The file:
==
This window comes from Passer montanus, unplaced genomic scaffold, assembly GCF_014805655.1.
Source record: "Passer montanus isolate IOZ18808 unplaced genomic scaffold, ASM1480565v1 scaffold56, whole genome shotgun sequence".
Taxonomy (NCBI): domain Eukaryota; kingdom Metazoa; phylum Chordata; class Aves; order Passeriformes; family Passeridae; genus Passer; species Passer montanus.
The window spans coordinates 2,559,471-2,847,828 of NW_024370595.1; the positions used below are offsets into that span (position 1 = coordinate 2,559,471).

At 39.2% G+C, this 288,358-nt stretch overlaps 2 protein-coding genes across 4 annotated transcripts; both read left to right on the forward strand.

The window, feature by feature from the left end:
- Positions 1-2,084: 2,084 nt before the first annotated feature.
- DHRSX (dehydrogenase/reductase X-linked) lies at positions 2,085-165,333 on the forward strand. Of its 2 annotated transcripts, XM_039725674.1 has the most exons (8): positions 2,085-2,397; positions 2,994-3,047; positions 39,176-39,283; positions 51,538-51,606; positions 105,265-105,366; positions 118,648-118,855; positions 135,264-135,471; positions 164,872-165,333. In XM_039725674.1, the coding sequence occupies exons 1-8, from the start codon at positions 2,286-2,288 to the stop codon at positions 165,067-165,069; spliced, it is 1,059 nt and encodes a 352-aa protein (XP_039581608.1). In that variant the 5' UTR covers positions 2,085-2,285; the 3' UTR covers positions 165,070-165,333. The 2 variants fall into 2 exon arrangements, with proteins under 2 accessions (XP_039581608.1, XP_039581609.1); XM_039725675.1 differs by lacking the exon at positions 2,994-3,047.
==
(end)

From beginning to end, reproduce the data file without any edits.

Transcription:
This window comes from Passer montanus, unplaced genomic scaffold, assembly GCF_014805655.1.
Source record: "Passer montanus isolate IOZ18808 unplaced genomic scaffold, ASM1480565v1 scaffold56, whole genome shotgun sequence".
Taxonomy (NCBI): domain Eukaryota; kingdom Metazoa; phylum Chordata; class Aves; order Passeriformes; family Passeridae; genus Passer; species Passer montanus.
The window spans coordinates 2,559,471-2,847,828 of NW_024370595.1; the positions used below are offsets into that span (position 1 = coordinate 2,559,471).

At 39.2% G+C, this 288,358-nt stretch overlaps 2 protein-coding genes across 4 annotated transcripts; both read left to right on the forward strand.

The window, feature by feature from the left end:
- Positions 1-2,084: 2,084 nt before the first annotated feature.
- DHRSX (dehydrogenase/reductase X-linked) lies at positions 2,085-165,333 on the forward strand. Of its 2 annotated transcripts, XM_039725674.1 has the most exons (8): positions 2,085-2,397; positions 2,994-3,047; positions 39,176-39,283; positions 51,538-51,606; positions 105,265-105,366; positions 118,648-118,855; positions 135,264-135,471; positions 164,872-165,333. In XM_039725674.1, the coding sequence occupies exons 1-8, from the start codon at positions 2,286-2,288 to the stop codon at positions 165,067-165,069; spliced, it is 1,059 nt and encodes a 352-aa protein (XP_039581608.1). In that variant the 5' UTR covers positions 2,085-2,285; the 3' UTR covers positions 165,070-165,333. The 2 variants fall into 2 exon arrangements, with proteins under 2 accessions (XP_039581608.1, XP_039581609.1); XM_039725675.1 differs by lacking the exon at positions 2,994-3,047.